|French, Andrew - NASA/GSFC|
|Brubaker, Kaye - UNIVERISTY OF MD|
Submitted to: Water Resources Research
Publication Type: Peer Reviewed Journal
Publication Acceptance Date: January 29, 2003
Publication Date: June 24, 2003
Repository URL: http://handle.nal.usda.gov/10113/60241
Citation: French, A.N., Schmugge, T.J., Kustas, W.P., Brubaker, K.L., Prueger, J.H.2003. Surface energy fluxes over El Reno, Oklahoma using high resolution remotely sensed data. Water Resources Research. 39(6):1164, doi:10.1029/2002WR001734. Interpretive Summary: Mapping the spatial distribution of evapotranspiration (ET) over heterogeneous landscapes is a goal sought by hydrologists, agronomists, and meteorologists alike. ET is an important boundary condition for soil moisture modeling, estimation of vegetation health and modeling the surface boundary layer. But creating accurate ET maps remains elusive because of complex surface processes and the inability to retrieve good estimates of all the physically important parameters. One way to improve ET mapping accuracy at all scales is to observe land surfaces at higher resolutions, <100m or finer using remote sensing. Only at higher resolutions can remote sensing data potentially distinguish between dominant land surface types, such as clusters of vegetation, bare soil, and water bodies, and thereby derive plausible values for surface properties, such as aerodynamic roughness. Remotely sensed thermal infrared data from an aircraft platform have been successfully applied to this problem. The data were acquired over the USDA/ARS Grazing lands research station in El Reno OK.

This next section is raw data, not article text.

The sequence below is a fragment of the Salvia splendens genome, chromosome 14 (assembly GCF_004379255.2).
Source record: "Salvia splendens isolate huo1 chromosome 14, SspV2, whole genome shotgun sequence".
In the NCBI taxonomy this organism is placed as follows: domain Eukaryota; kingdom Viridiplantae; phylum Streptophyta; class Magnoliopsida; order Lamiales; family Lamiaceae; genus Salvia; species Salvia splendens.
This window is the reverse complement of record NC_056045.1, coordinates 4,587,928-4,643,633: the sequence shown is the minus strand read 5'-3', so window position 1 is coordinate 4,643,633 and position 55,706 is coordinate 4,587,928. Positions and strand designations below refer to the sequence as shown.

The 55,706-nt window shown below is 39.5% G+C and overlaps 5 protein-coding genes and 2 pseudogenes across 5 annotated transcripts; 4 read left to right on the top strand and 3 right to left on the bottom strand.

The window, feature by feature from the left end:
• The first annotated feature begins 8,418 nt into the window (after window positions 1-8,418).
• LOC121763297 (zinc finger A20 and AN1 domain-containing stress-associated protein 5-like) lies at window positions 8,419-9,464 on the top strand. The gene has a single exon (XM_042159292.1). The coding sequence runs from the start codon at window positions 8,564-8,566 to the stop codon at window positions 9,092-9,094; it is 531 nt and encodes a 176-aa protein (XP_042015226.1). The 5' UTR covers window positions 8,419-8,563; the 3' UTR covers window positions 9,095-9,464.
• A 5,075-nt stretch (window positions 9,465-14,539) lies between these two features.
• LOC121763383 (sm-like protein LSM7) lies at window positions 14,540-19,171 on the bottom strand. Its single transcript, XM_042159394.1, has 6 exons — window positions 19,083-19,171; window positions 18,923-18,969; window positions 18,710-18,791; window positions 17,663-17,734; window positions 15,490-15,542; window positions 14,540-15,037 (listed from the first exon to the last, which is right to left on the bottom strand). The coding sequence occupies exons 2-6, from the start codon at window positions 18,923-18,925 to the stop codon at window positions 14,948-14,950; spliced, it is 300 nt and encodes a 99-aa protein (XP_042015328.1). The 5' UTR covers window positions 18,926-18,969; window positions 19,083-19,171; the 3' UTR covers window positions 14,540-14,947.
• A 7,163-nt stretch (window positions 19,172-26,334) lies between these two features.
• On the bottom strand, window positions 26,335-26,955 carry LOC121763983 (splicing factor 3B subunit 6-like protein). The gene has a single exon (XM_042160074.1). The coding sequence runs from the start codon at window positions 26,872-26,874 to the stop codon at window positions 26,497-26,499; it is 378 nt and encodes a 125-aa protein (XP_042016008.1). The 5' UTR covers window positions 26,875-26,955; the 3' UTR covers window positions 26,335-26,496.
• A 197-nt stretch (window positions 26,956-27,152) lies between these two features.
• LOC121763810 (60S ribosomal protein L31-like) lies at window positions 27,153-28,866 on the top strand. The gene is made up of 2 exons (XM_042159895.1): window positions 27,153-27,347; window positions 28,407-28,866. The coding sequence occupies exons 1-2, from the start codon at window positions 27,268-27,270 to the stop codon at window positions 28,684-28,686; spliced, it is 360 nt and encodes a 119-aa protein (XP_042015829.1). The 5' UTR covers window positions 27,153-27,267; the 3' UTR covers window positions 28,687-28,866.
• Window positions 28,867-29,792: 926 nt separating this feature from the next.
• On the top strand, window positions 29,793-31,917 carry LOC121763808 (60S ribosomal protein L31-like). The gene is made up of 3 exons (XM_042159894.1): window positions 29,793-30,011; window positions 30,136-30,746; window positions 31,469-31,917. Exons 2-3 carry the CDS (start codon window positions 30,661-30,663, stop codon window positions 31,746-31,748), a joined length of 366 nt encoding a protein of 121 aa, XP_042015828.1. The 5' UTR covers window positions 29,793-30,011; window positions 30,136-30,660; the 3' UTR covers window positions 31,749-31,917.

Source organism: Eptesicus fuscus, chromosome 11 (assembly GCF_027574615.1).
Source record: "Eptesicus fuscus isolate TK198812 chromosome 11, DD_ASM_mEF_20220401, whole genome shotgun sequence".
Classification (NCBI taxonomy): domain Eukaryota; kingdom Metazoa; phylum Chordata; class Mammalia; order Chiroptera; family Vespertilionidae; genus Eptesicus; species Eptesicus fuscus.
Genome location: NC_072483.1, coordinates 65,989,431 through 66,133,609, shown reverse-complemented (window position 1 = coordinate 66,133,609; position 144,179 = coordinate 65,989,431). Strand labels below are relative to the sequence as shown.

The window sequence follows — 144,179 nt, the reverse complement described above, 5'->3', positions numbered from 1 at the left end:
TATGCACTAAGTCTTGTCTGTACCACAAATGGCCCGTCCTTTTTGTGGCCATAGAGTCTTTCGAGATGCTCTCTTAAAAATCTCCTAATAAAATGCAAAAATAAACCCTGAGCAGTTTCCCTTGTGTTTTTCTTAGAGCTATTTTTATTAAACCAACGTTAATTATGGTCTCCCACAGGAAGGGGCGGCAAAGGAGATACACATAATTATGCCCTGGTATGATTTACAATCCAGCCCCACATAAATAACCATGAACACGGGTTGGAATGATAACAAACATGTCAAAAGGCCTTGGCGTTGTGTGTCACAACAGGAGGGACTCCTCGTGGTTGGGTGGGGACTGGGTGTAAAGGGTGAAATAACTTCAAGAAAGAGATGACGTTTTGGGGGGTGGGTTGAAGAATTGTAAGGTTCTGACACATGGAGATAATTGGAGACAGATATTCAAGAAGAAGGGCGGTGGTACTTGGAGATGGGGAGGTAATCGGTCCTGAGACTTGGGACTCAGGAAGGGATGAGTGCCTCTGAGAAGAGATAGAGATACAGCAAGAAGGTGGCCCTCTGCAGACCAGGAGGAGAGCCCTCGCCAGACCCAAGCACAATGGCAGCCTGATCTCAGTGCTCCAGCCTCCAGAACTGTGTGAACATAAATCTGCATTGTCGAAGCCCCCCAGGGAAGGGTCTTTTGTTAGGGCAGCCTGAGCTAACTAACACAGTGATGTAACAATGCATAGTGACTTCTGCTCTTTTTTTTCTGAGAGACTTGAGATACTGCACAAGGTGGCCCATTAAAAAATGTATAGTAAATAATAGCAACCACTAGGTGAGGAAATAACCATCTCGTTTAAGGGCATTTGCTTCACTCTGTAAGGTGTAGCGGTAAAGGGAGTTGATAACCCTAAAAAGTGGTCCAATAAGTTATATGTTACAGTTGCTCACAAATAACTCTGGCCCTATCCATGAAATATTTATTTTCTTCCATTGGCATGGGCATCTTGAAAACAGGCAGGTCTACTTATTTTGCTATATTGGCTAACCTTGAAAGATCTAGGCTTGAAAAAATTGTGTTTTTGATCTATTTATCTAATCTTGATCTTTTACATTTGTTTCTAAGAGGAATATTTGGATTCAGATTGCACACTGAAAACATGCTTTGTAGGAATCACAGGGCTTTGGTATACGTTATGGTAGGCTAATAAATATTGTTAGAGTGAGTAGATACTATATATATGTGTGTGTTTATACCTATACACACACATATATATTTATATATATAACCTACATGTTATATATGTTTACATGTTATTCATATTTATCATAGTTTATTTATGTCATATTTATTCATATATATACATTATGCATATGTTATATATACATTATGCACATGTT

Technical Abstract: Accurate estimation of spatial distributions of evapotranspiration(ET) is a goal sought by hydrologists, agronomists and meteorologists, but is difficult to achieve. The usual approaches to estimating ET employ remote sensing observations and a surface energy flux model. But resolution of remote sensing data, needed to observe patterns of biophysical variables, is commonly too coarse (>1km) to distinguish between land cover types that constrain ET. Accuracy of ET estimates can be improved by using higher resolution (<100m)remote sensing data, since it can distinguish clusters of vegetation from bare soil fields and water bodies. A demonstration of this potential is shown using aircraft based remote sensing observations over a study site at El Reno, Oklahoma. Five mid-day surveys, conducted from 29 June to 2 July 1997, as part of the Southern Great Plains 1997 Experiment (SGP97), collected 12m resolution images in the visible, near infrared and thermal infrared. Surface temperature and vegetation density maps, created from these surveys, were combined with surface micro-meteorological observations, and with a two source energy balance model. Results from El Reno show that flux estimates with respect to ground-based eddy covariance observations can be accurate to within 40-80W m2. This means that the high spatial resolution observations can potentially produce ET estimates similar in quality to ground-based point measurements. Additional work, needed to show how high resolution remote sensing estimates can be related to coarser resolution observations, is underway using the satellite sensors ASTER (15-90m resolution) and MODIS (250m-1km resolution).